Because Uba5 was identified as GATE‐16‐binding protein, we initially assumed that Uba5 is another GATE‐16‐activating enzyme, in addition to Atg7. To test this possibility, we examined whether Uba5C250S (the presumptive active site Cys at position 250 was replaced by Ser) forms an intermediate complex with GATE‐16 or not. Unexpectedly, we could not identify a stable complex between Uba5C250S and GATE‐16 (data not shown). Therefore, we attempted to identify a protein(s) that physically associates with Uba5 in the cells. To do this, Flag‐Uba5 was expressed in HEK293 cells, then immunoprecipitated by anti‐Flag antibody. The immunoprecipitates were eluted with a Flag peptide, then digested with Lys‐C endopeptides (Achromobacter protease I) and the cleaved fragments were directly analyzed using a highly sensitive ‘direct nano‐flow LC–MS/MS’ system as described in Materials and methods. Following database search, a total of 28 peptides were assigned to MS/MS spectra obtained from four nano‐LC–MS/MS analyses for the Flag‐Uba5‐associated complexes. These peptide data identified three proteins as Uba5‐associated components: GATE‐16, and hypothetical proteins BM‐002 and CGI‐126 (excluding the bait protein Uba5 and the background proteins, such as HSP70 and keratins).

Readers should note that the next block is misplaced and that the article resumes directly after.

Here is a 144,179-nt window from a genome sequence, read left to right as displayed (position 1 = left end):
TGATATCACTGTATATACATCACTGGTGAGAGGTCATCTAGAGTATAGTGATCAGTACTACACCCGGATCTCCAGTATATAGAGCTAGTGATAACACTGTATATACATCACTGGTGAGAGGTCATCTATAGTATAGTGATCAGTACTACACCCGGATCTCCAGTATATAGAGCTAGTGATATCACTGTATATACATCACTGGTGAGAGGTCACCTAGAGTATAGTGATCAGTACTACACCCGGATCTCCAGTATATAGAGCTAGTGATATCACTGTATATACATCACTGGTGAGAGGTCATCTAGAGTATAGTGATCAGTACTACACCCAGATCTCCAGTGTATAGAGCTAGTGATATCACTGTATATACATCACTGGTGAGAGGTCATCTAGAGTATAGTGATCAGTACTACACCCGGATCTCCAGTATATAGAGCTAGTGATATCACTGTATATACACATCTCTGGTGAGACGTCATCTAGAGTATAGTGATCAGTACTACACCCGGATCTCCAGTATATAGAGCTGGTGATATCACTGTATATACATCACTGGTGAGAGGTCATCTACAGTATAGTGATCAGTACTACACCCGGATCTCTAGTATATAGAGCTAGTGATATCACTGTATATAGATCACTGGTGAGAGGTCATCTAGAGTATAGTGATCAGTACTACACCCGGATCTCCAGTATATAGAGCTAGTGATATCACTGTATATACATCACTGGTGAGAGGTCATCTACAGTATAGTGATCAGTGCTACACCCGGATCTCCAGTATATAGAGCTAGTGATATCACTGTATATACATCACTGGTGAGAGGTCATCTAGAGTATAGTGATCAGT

One of these identified proteins, BM‐002, is an 85‐amino‐acid protein with a predicted molecular mass of ∼9.1 kDa. This protein is conserved in multicellular organisms, but not in yeasts, like Uba5 (Figure 2A). The human BM‐002 has high identity over the species in the central region but has elongated sequences at both N‐ and C‐terminal regions in some species. Although the protein shows no clear overall sequence identity to ubiquitin or other modifiers (Figure 2B), the tertiary structure of BM‐002 displays a striking resemblance to human ubiquitin (Figure 2C). The human structure of BM‐002 was constructed by a computer‐assisted modeling, based on the structure of its C. elegans homolog that has been analyzed previously, as a protein possessing ‘ubiquitin‐like fold’ with secondary structure elements ordered β–β–α–β–β–α (α‐helix and β‐sheet) along the sequence (Cort et al, 2002). Thus, we named human BM‐002 as Ufm1.